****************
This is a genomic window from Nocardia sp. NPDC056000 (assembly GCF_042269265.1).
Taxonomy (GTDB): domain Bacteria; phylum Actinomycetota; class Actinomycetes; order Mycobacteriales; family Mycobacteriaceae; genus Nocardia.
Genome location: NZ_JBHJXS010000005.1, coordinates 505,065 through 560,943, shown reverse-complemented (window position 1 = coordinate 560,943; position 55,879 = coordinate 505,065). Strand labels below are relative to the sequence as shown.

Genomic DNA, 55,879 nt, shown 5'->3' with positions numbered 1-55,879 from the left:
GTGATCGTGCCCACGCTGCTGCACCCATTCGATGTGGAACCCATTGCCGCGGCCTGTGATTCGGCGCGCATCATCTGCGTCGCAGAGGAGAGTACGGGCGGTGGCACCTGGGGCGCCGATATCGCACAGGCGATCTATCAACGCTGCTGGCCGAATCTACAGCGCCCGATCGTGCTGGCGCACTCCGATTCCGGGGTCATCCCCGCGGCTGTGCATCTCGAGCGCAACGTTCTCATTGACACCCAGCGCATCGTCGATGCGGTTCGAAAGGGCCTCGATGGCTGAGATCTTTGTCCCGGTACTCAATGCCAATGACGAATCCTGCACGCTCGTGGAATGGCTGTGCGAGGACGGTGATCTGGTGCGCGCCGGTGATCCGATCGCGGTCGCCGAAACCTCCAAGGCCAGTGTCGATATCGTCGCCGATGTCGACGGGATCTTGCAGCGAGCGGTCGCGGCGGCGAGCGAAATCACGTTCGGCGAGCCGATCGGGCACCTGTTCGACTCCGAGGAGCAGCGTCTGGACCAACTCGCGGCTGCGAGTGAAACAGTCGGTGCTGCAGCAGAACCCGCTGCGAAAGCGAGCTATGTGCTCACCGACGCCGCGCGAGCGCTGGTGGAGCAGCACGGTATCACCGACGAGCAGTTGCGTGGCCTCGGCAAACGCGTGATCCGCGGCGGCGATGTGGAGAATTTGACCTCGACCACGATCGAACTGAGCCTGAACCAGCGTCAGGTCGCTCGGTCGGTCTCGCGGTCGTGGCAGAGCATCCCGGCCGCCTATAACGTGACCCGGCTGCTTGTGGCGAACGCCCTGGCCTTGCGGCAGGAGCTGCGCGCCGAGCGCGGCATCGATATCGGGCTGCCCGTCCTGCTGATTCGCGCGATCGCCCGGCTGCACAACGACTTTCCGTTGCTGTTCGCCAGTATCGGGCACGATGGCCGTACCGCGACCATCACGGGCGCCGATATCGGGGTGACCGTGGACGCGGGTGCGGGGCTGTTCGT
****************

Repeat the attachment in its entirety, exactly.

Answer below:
This is a genomic window from Nocardia sp. NPDC056000 (assembly GCF_042269265.1).
Taxonomy (GTDB): domain Bacteria; phylum Actinomycetota; class Actinomycetes; order Mycobacteriales; family Mycobacteriaceae; genus Nocardia.
Genome location: NZ_JBHJXS010000005.1, coordinates 505,065 through 560,943, shown reverse-complemented (window position 1 = coordinate 560,943; position 55,879 = coordinate 505,065). Strand labels below are relative to the sequence as shown.

Genomic DNA, 55,879 nt, shown 5'->3' with positions numbered 1-55,879 from the left:
GTGATCGTGCCCACGCTGCTGCACCCATTCGATGTGGAACCCATTGCCGCGGCCTGTGATTCGGCGCGCATCATCTGCGTCGCAGAGGAGAGTACGGGCGGTGGCACCTGGGGCGCCGATATCGCACAGGCGATCTATCAACGCTGCTGGCCGAATCTACAGCGCCCGATCGTGCTGGCGCACTCCGATTCCGGGGTCATCCCCGCGGCTGTGCATCTCGAGCGCAACGTTCTCATTGACACCCAGCGCATCGTCGATGCGGTTCGAAAGGGCCTCGATGGCTGAGATCTTTGTCCCGGTACTCAATGCCAATGACGAATCCTGCACGCTCGTGGAATGGCTGTGCGAGGACGGTGATCTGGTGCGCGCCGGTGATCCGATCGCGGTCGCCGAAACCTCCAAGGCCAGTGTCGATATCGTCGCCGATGTCGACGGGATCTTGCAGCGAGCGGTCGCGGCGGCGAGCGAAATCACGTTCGGCGAGCCGATCGGGCACCTGTTCGACTCCGAGGAGCAGCGTCTGGACCAACTCGCGGCTGCGAGTGAAACAGTCGGTGCTGCAGCAGAACCCGCTGCGAAAGCGAGCTATGTGCTCACCGACGCCGCGCGAGCGCTGGTGGAGCAGCACGGTATCACCGACGAGCAGTTGCGTGGCCTCGGCAAACGCGTGATCCGCGGCGGCGATGTGGAGAATTTGACCTCGACCACGATCGAACTGAGCCTGAACCAGCGTCAGGTCGCTCGGTCGGTCTCGCGGTCGTGGCAGAGCATCCCGGCCGCCTATAACGTGACCCGGCTGCTTGTGGCGAACGCCCTGGCCTTGCGGCAGGAGCTGCGCGCCGAGCGCGGCATCGATATCGGGCTGCCCGTCCTGCTGATTCGCGCGATCGCCCGGCTGCACAACGACTTTCCGTTGCTGTTCGCCAGTATCGGGCACGATGGCCGTACCGCGACCATCACGGGCGCCGATATCGGGGTGACCGTGGACGCGGGTGCGGGGCTGTTCGT